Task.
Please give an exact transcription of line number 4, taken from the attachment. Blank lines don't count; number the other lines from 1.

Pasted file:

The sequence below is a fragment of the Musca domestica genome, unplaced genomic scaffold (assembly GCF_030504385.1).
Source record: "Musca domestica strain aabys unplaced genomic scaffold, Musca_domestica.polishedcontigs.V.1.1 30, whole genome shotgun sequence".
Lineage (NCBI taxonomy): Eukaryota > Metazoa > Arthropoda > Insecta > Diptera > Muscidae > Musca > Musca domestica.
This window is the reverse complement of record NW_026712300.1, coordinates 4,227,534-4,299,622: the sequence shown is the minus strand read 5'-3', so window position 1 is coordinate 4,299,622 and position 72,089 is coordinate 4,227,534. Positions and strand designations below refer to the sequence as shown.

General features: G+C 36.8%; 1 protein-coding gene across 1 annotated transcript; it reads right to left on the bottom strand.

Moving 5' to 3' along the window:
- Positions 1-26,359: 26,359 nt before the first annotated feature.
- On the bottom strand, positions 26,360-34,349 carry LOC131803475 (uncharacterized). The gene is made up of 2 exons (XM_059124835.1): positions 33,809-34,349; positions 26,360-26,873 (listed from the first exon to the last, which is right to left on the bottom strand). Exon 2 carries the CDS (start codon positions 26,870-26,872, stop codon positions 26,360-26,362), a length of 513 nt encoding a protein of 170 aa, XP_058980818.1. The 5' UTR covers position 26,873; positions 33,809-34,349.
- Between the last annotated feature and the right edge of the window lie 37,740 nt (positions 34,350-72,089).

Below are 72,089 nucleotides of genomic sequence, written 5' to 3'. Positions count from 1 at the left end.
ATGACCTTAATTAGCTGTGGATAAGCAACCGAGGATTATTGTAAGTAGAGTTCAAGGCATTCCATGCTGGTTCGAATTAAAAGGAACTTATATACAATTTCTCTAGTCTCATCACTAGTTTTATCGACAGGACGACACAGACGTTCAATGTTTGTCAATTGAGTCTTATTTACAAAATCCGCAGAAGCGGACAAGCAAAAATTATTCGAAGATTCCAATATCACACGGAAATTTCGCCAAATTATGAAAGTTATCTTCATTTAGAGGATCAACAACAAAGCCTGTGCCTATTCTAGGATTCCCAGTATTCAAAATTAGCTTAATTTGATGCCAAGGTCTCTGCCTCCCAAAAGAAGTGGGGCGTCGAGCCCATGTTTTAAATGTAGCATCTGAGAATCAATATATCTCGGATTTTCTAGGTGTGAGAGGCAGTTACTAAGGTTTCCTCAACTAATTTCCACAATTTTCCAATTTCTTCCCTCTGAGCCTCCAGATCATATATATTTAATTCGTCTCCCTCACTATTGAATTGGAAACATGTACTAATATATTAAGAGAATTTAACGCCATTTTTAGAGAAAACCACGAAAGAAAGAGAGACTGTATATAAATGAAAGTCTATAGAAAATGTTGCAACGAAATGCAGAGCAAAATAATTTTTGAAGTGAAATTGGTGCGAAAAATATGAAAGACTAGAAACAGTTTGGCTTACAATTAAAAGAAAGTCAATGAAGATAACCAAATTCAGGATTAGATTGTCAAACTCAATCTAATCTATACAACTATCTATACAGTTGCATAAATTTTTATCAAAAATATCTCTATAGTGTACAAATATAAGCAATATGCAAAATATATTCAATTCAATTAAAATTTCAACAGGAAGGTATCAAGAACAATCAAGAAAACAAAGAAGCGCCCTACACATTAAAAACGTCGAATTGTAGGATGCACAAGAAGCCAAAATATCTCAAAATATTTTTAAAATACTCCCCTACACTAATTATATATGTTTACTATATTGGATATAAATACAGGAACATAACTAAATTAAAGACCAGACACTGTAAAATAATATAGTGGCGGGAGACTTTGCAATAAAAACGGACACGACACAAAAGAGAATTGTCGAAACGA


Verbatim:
This window is the reverse complement of record NW_026712300.1, coordinates 4,227,534-4,299,622: the sequence shown is the minus strand read 5'-3', so window position 1 is coordinate 4,299,622 and position 72,089 is coordinate 4,227,534. Positions and strand designations below refer to the sequence as shown.